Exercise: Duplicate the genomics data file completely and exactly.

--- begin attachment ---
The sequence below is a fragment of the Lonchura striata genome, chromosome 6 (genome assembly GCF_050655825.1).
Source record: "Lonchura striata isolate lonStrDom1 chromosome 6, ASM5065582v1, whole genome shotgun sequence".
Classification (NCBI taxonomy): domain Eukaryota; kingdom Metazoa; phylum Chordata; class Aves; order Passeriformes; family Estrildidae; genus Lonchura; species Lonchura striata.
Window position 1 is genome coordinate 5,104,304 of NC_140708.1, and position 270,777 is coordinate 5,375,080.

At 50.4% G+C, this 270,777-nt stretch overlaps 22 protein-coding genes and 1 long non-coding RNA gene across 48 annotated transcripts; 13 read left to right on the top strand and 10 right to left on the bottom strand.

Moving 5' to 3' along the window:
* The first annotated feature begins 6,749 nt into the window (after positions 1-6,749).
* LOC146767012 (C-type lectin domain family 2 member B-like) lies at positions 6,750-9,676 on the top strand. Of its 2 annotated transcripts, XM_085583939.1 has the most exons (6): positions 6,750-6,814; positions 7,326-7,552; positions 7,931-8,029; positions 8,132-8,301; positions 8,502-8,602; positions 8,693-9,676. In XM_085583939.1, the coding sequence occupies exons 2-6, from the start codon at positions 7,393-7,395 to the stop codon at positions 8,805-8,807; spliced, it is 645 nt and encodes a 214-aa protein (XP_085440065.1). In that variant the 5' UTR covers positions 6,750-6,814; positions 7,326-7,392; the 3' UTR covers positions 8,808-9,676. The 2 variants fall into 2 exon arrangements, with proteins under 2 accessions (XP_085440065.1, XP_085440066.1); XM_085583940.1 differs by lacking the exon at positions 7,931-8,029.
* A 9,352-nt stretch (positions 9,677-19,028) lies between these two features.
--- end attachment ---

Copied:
The sequence below is a fragment of the Lonchura striata genome, chromosome 6 (genome assembly GCF_050655825.1).
Source record: "Lonchura striata isolate lonStrDom1 chromosome 6, ASM5065582v1, whole genome shotgun sequence".
Classification (NCBI taxonomy): domain Eukaryota; kingdom Metazoa; phylum Chordata; class Aves; order Passeriformes; family Estrildidae; genus Lonchura; species Lonchura striata.
Window position 1 is genome coordinate 5,104,304 of NC_140708.1, and position 270,777 is coordinate 5,375,080.

At 50.4% G+C, this 270,777-nt stretch overlaps 22 protein-coding genes and 1 long non-coding RNA gene across 48 annotated transcripts; 13 read left to right on the top strand and 10 right to left on the bottom strand.

Moving 5' to 3' along the window:
* The first annotated feature begins 6,749 nt into the window (after positions 1-6,749).
* LOC146767012 (C-type lectin domain family 2 member B-like) lies at positions 6,750-9,676 on the top strand. Of its 2 annotated transcripts, XM_085583939.1 has the most exons (6): positions 6,750-6,814; positions 7,326-7,552; positions 7,931-8,029; positions 8,132-8,301; positions 8,502-8,602; positions 8,693-9,676. In XM_085583939.1, the coding sequence occupies exons 2-6, from the start codon at positions 7,393-7,395 to the stop codon at positions 8,805-8,807; spliced, it is 645 nt and encodes a 214-aa protein (XP_085440065.1). In that variant the 5' UTR covers positions 6,750-6,814; positions 7,326-7,392; the 3' UTR covers positions 8,808-9,676. The 2 variants fall into 2 exon arrangements, with proteins under 2 accessions (XP_085440065.1, XP_085440066.1); XM_085583940.1 differs by lacking the exon at positions 7,931-8,029.
* A 9,352-nt stretch (positions 9,677-19,028) lies between these two features.